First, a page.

I like smart, sassy women with a wicked sense of humour and writer/painter Victoria Ward is certainly all that.
I first came across her online column, State of the Arts, in the Haliburton Highlander. What she wrote really made me prick up my ears, something along the lines of “We need to change our narrative and begin to believe that [artists] subsidize our communities, not the other way around.”
I wasn’t expecting to find political cogency, sharp-tongued reviews and amusing self-reflection in the land of ATV’s and wearisome wildlife painters. It was like coming across Dorothy Parker of the North. We became fast friends via Twitter soon after. The Highlander no longer carries her column but fortunately for us her blog (Freshly Pressed no less) lives on. Her peppery writing continues to amuse, inform and give me pause to reflect on my own internalized misconceptions about artists, the inner machinations of the art world and the challenges of a rural art practice. A Toronto transplant to Haliburton, Ward has been a playwright who worked with the likes of Thom Sokoloski, Buddies in Bad Times and Theatre Passe Muraille. But at present her focus has migrated to painting. “The most joyous, straight out-of-the-tube paintings of the year. Imagine a Pucci pantsuit crafted out of wood and metal by rural Ontario eco-activists and you’re halfway there,” wrote R. M. Vaughan for Eye Weekly about a two-man show by Ward and her partner, painter Gary Blundell. Her lyrical, unself-conscious watercolour of snow melting off the sodden field outside her window was one of my favourites of the 2012 Artspace 50/50 show.
So it’s not surprising to see her combine painting, text and politics in her latest show at Artspace, on from September 20-October 26, 2013.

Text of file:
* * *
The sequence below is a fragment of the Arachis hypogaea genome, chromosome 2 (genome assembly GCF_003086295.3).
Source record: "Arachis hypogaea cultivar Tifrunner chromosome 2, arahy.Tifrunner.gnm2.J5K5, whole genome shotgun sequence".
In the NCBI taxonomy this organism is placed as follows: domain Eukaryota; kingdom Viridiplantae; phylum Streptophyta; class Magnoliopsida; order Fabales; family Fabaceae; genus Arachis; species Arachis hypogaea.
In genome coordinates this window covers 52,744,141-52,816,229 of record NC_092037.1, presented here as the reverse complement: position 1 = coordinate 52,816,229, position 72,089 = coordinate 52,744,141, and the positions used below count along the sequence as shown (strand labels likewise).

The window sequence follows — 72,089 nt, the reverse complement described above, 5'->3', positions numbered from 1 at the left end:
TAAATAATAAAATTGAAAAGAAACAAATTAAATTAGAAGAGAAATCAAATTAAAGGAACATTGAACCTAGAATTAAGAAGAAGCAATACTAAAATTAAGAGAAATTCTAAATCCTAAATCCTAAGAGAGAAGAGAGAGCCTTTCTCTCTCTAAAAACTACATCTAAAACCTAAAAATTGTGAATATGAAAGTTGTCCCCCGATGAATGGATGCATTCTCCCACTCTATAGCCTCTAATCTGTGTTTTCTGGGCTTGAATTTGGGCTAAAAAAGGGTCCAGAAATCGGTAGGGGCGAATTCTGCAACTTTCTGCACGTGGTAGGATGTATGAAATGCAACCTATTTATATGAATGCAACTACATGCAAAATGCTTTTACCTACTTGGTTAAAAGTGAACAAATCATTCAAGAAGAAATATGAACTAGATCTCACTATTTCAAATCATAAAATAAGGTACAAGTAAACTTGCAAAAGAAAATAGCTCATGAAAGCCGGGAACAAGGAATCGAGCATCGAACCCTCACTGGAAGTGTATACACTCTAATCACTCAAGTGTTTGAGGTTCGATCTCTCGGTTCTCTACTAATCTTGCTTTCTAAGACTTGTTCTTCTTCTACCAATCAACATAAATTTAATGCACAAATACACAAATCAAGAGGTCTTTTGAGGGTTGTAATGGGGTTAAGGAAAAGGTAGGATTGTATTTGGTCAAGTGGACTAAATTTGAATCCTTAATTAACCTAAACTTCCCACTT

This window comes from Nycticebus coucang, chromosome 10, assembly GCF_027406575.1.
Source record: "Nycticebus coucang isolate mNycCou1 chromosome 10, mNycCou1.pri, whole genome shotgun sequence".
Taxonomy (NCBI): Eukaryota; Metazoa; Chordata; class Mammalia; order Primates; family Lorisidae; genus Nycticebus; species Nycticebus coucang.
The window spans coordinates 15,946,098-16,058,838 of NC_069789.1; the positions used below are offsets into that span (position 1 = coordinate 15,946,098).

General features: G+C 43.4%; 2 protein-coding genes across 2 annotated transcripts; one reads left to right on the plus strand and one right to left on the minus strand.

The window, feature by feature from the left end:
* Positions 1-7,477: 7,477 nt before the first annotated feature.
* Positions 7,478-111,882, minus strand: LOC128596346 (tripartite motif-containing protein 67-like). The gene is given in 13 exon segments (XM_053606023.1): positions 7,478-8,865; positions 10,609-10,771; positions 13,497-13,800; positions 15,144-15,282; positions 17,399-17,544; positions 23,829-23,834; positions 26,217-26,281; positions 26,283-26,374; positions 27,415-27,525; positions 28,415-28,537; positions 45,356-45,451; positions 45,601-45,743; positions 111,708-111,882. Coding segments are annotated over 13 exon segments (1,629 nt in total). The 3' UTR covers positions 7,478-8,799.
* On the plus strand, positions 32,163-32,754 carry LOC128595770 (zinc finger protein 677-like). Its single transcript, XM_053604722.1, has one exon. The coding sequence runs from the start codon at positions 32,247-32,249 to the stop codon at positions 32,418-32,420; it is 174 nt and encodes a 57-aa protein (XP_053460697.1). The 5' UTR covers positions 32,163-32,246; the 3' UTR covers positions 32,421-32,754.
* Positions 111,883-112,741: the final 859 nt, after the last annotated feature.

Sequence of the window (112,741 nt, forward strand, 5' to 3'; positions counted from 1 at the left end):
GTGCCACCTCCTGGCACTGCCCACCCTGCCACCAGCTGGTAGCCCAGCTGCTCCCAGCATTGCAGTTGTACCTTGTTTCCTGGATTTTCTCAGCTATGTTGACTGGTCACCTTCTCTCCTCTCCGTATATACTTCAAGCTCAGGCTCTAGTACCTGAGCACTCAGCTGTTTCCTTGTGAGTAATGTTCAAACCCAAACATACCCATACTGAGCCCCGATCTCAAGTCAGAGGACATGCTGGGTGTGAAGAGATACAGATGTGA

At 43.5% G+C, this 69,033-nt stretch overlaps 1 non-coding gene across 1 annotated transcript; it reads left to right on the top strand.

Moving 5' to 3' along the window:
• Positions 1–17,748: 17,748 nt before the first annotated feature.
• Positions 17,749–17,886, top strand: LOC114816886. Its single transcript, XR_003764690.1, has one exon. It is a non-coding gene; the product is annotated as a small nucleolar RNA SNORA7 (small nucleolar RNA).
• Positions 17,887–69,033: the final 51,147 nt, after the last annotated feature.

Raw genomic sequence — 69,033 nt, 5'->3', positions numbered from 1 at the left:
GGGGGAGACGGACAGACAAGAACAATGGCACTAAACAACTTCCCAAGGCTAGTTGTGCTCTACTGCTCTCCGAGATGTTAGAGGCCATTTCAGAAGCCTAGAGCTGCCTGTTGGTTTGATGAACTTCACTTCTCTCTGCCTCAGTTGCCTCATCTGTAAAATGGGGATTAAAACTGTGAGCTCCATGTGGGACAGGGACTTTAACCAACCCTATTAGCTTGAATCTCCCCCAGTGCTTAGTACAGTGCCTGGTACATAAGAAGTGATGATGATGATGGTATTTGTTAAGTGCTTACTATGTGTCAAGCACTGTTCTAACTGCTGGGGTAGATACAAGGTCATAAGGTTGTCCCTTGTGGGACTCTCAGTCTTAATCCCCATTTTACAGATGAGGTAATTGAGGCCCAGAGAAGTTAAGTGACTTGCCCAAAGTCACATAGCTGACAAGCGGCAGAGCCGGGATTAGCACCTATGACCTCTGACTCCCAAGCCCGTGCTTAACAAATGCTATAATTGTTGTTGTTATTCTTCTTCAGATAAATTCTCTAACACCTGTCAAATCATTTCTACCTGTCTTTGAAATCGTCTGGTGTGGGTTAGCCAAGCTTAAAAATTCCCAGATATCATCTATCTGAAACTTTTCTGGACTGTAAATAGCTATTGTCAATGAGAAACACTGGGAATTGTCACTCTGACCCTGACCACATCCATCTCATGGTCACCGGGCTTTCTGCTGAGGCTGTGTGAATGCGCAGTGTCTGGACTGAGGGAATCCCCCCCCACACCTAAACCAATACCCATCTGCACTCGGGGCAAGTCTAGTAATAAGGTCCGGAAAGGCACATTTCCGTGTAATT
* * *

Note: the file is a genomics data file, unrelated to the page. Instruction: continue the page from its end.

a little red, a manifesto in fairy tale form was first read/performed at Toronto’s Nuit Blanche, 2011 just as the Occupy movement took flight and was chosen by The Globe and Mail as one of the best bets for the night.
If Karl Marx and the Brothers Grimm had collaborated on an installation project with a zine aesthetic steeped in a rural sensibility, you’d get a little red.
Today’s Little Red Riding Hood wears a hoodie and fights political injustice while she listens to Billy Bragg music. The work explores not just one theme, but several, drawing parallels of the dark forest of fairy tales with our current climate of political corruption, a rural life with the stigma of being a philosophical outsider, the predators of wealth distribution who exploit the poor through trickery and monetization, and the Occupy Movement with Red Riding Hood’s instinct for sharing, self-preservation and exposing disinformation. The installation includes a cartoony storyboard of wolf and Red Riding Hood encounters with accompanying captions, the stack of firewood that the proletariat was banned from using in Russia at the turn of the century, a picnic basket full of Monopoly money, some projected video of Marxist texts and Ward’s encounter with a statue of Marx, and an extensive board of clippings, mind maps and pop-culture references: a photo of Louise Michel, doyen of the Communard; a Karl Marx garden gnome; paper stickers of grandma and the wolf, a vintage Viewmaster disk of Little Red Riding Hood, a page from the Occupied Wall Street Journal dated October 8th, 2011; a Carl Sandburg poem; the rules of the Monopoly game.
The book which accompanies the show was published in the fall of 2011 by Pointyhead Press. In Ward’s words, “the book is a faithful homage to the story Little Red Riding Hood with a polemic on class warfare. A timely account of fear and violence, this project is a response to the current climate of struggle. Little red is the original occupier, a protestor willing to be eaten alive for her beliefs.“
With its period typeface and letterpress aesthetic, it deliciously deconstructs the Red Riding Hood story with humour and astute commentary on the avarice of the capitalist system.
Who says art and politics shouldn’t mix? A little red shows us that they are inseparable. There is plenty to chew on in this unpretentious work which confronts our dark days with research, wit and a dab of theatre. I haven’t seen too many artists weigh in on the Occupy movement. Victoria Ward gives us a good place to start.
Website: a little red »